Amgen Tanks On Heart-Study; Shares Of Other Drugmakers Tumble

  • Amgen Tanks On Heart-Study; Shares Of Other Drugmakers Tumble

Amgen Tanks On Heart-Study; Shares Of Other Drugmakers Tumble

Repatha would cost almost $14,000 per year and this cost is considerably higher compared to other options available for reducing LDL cholesterol.

The investigation concluded that patients who received the evolocumab treatment had their risk of myocardial infarction, stroke, and coronary revascularization reduced. Nissen and a few other doctors pondered if LDL levels so low could be risky. Although the doctor hasn't been a part of the research, he has to lead the clinical trials of PCSK9 inhibitors earlier.

Because of its unclear benefits and high price insurers are hesitant to cover it. This will make it harder for Amgen to persuade U.S. payers to pay for the drug - as it costs a hefty $.

The refunds would go to insurance companies, not patients, Ofman said.

They found 34.7% of prescriptions were abandoned by the patients.

The offer is "a fig leaf covering a massive price", said Dr. Peter Bach, director of the Center for Health Policy and Outcomes at Memorial Sloan Kettering Cancer Center in NY.

These drugs help in the prevention of heart attacks or strokes.

But the new evidence is the first to show they actually save lives, and could mean many more become eligible in the future. And now, Amgen plans to offer a money-back guarantee to payers in hopes of revving up the lagging lauch.

Patients report few side effects from Repatha, which acts differently than statins and does not cause the muscle pain and weakness that some statin users experience.

"This is very expensive stuff", said Valentin Fuster, physician in chief at Mount Sinai Medical Hospital in NY.

Elevated levels of low-density lipoprotein (LDL) cholesterol can lead to cardiovascular disease and blood vessel blockage, leading to an increased risk heart attacks and stroke in patients.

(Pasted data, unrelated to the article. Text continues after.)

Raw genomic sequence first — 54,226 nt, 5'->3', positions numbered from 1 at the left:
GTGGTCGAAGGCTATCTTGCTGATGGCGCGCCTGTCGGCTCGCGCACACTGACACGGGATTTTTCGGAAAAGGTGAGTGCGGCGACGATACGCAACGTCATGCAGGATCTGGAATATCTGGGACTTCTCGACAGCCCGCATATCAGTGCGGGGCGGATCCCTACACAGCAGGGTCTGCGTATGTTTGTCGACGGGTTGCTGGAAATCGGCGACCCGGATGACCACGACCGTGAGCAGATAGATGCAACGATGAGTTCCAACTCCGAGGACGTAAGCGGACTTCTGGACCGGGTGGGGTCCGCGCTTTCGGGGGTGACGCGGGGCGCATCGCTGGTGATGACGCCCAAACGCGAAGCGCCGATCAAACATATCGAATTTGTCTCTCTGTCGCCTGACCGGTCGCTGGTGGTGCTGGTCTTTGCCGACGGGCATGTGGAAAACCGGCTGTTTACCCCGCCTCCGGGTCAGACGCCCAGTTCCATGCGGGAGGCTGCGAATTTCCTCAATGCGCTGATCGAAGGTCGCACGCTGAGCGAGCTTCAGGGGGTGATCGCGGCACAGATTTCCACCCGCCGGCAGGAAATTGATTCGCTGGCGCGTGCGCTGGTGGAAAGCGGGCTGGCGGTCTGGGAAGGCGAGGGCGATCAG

Amgen says it is committed to providing personalised support services to patients and providers in the USA, through a programme of services including a Repatha co-pay card for eligible commercial patients, insurance coverage support and injection training.

The standard treatment for cholesterol, other than diet and exercise, is a generic statin, which costs $250 a year.

The patients in the trial were already taking statins, and their risk was cut further by the new therapy.

Some doctors are less impressed with the new study, which was funded by Amgen.

"It's a small reduction for a super expensive drug", said Dr. John Mandrola, a cardiologist at Baptist Health in Louisville, Ky., and chief cardiology correspondent for Medscape, who wasn't involved in the study. Patients treated with Repatha experienced change from baseline similar to placebo in all three cognitive domains tested: spatial working memory between-errors score (baseline 21.0, Repatha -0.5 versus placebo -0.9), paired associates learning total errors adjusted (baseline 25.8, change with Repatha -1.5 versus -1.5 with placebo), RTI median five-choice reaction time (baseline 355.9, 5.2 milliseconds change with Repatha versus 0.9 milliseconds with placebo). A similar drug to Repatha, called Praluent, costs about as much. Repatha is also known as evolocumab.

That showed a significant benefit, but was not sufficient to be called a home run and, according to Leerink analysts, puts a question mark over the PCSK9 inhibitor category. Chair of cardiovascular medicine, Dr. Steven Nissen also gave his inputs on Repatha. "Our results suggest this new, extremely potent class of drug can cut cholesterol dramatically, which could provide great benefit for a lot of people at risk of heart disease and stroke". Seventy-three per cent of these patients were already taking statins, and 31 per cent were taking ezetimibe.

Repatha could be an important drug for some high-risk patients, in spite of the cost, he said.

A powerful cholesterol drug cuts the risk of heart attacks by a quarter, a landmark trial has found. It is an editorially independent program of the Henry J. Kaiser Family Foundation.